Photo captured from Oak & Eden website
Lloyd Pierce – the much-loved ranch hand is a permanent fixture of the Yellowstone show and, without a doubt, stands out as one of the most compelling characters across the board. You were most likely unaware of this fact, but the actor who plays this weathered and seasoned cowboy is, in reality, a cowboy who has a significant amount of experience under his belt. Because he is a member of the ranch staff and has the ranch brand branded into his chest, we know that he decided to give his life a second chance by taking the job.
Forrie J. Smith aka Lloyd has spent a considerable amount of time working in the movie industry in Hollywood, both as an actor and a stuntman. Forrie’s debut in the film industry came with a reimagining of the classic Western film “Stagecoach.” Numerous roles in movies with horse stunts have benefited from his skill as a cowboy. On March 9, 1959, Forrie J. Smith made his debut in the world in Helena, Montana. He was raised on a ranch that belonged to his grandfather. He was taught to perform various tasks around the ranch as a young child. He first competed in a rodeo when he was eight years old, and his family shared this passion. His parents were also accomplished horse riders.
Forrie does not currently have any intentions of giving up his life as a cowboy and retiring anytime soon. He views it as a career that will last him a lifetime and has no intention of giving it up anytime soon. Accidentally falling off a horse when he was only six years old is how Forrie first became interested in performing stunts. In the 1980s, he began his career in Hollywood, working as a stuntman and in supporting roles. He is an American actor, stuntman, and internet personality who enjoys sharing glimpses of his life on Instagram.
Cat’s Claw Fasteners Team Meet Forrie J. Smith
In September, the Cat’s Claw Queen and I, the Head Cat Collector, swung by Thee Garage and Steakhouse in Baker, Montana, to meet the famous cowboy, whose Oak and Eden coffee-infused bourbon sold at the benefit for more than $2,000. We were aware that we would have the chance to briefly speak with Forrie, so we knew that it was imperative that we bring some of our Cat’s Claw fasteners with us. It is a good thing that Bonner and his crew were not present at the charity event, because we were able to not only attend but also take photos and get his signature on a few items as well!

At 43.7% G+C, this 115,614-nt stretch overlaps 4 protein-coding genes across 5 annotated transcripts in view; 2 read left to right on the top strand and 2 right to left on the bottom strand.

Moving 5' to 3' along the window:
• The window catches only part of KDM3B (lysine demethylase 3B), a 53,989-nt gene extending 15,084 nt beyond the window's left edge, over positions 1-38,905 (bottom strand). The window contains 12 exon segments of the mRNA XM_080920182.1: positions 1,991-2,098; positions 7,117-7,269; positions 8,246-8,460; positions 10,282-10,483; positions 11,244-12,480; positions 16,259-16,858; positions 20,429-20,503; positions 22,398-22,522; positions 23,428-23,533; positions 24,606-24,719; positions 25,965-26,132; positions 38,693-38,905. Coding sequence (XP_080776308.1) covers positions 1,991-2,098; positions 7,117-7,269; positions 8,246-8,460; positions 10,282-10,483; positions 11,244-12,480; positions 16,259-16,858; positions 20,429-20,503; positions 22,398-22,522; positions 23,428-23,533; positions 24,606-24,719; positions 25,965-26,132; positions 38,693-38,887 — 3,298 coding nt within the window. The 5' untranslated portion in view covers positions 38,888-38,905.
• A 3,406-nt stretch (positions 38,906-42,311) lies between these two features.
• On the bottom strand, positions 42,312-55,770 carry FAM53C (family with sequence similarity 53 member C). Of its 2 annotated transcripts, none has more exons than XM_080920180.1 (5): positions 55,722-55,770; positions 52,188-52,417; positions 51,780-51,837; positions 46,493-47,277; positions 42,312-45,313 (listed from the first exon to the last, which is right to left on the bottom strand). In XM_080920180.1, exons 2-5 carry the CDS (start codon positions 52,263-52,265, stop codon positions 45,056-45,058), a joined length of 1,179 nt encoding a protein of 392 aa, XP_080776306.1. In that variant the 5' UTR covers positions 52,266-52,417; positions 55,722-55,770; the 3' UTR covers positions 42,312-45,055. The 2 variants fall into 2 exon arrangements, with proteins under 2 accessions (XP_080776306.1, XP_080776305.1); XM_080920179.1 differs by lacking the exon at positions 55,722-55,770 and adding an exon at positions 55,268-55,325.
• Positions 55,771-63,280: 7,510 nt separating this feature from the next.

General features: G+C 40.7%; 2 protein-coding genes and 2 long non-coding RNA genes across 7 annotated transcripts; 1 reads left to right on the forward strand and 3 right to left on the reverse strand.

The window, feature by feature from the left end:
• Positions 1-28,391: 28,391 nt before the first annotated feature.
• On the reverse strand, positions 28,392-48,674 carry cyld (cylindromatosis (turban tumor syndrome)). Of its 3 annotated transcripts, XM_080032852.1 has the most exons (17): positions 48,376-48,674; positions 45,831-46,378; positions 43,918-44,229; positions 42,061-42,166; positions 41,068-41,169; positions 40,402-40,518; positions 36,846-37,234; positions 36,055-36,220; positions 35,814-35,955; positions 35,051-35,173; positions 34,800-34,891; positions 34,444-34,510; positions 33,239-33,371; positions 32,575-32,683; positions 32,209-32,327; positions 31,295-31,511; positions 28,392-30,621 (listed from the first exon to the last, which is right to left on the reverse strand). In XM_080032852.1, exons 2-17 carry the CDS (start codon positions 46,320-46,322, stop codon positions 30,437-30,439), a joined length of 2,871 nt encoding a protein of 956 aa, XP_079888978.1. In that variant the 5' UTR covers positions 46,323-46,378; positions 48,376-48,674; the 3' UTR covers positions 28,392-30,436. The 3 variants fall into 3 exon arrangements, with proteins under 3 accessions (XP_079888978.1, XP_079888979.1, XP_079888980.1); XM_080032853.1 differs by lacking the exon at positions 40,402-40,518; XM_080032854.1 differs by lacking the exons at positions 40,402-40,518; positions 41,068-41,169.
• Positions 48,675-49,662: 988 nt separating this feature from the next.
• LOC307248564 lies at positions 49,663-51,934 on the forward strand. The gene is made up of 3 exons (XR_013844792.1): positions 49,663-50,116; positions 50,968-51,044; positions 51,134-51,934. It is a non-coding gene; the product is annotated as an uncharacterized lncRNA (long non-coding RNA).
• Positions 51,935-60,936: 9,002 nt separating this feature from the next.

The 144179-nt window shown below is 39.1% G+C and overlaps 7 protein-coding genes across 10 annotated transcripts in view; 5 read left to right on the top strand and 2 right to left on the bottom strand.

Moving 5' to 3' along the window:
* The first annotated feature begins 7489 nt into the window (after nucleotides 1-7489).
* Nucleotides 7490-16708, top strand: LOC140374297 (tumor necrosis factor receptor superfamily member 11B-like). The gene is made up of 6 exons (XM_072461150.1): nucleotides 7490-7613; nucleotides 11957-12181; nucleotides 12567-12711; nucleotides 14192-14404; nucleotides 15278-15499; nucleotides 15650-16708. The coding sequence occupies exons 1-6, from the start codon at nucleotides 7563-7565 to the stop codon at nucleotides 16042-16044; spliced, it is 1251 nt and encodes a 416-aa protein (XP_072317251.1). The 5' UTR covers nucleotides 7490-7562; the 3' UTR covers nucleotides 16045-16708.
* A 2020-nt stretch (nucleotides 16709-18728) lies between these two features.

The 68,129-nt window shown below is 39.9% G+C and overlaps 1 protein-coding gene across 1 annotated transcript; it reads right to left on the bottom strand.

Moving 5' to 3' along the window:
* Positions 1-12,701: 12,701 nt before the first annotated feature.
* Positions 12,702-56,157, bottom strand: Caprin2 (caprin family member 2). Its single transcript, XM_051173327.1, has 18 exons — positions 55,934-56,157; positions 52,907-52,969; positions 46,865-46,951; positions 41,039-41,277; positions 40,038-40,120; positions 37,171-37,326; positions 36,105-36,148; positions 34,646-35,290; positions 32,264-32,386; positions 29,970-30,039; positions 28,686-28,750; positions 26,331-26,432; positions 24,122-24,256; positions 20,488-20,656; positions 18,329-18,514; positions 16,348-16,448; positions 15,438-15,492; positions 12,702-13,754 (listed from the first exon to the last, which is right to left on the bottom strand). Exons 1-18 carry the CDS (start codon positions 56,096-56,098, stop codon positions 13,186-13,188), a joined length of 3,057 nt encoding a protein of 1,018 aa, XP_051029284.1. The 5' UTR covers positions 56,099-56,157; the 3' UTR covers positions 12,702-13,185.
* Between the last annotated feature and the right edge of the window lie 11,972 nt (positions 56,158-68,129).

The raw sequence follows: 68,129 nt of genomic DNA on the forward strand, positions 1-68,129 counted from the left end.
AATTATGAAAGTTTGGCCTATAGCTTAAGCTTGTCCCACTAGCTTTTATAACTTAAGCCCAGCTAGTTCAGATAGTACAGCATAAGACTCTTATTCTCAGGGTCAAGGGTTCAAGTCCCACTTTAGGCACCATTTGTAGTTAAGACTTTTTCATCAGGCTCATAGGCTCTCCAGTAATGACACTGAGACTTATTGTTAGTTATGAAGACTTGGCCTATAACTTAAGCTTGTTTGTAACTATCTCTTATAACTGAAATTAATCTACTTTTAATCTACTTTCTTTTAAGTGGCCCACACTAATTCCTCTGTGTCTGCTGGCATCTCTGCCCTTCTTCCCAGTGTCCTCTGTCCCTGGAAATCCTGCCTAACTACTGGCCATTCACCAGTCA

We were also able to discover that Forrie has a strong sense of community with the agricultural culture and provides significant support to the small ranch and farm operations that are responsible for keeping the United States fed. During our conversation we also learned that Forrie had attended MSU at some point. Cat’s Claw Fasteners Owner, Curt Almy, had wondered if Forrie had attended around the same time in the 70s as he had, and it turns out that Forrie had attended a little after Curt. (Curt did say that if they had attended together, being that Curt was in animal science at the time – that they could have competed in table tennis or foosball! He also might have mentioned that the offer still stands.)
All that to say, yes and no Lloyd is a real cowboy! It appears that Lloyd may be based on the idea of what a traditional “old cowboy” ought to be, and grounded in the skills and reality that Forrie Smith has lived. Having the true skill to rope, ride, and do it with finesse comes with plenty of dirt-in-rope-burns, bruises, blood and sweat. Being able to translate those skills to the silver screen is also a highly specialized skill, as true cowboy work is less-than-pretty. Lloyd is a great character, played by a skilled cowboy, and that’s the bottom line!
So, what do you say? Do you think it’s possible that you could be an extra on the Yellowstone show, riding a horse? Check out this blog if you’re interested in learning more about becoming an extra on Yellowstone. Also be sure to visit our site to check out our products and what else we’ve got going on.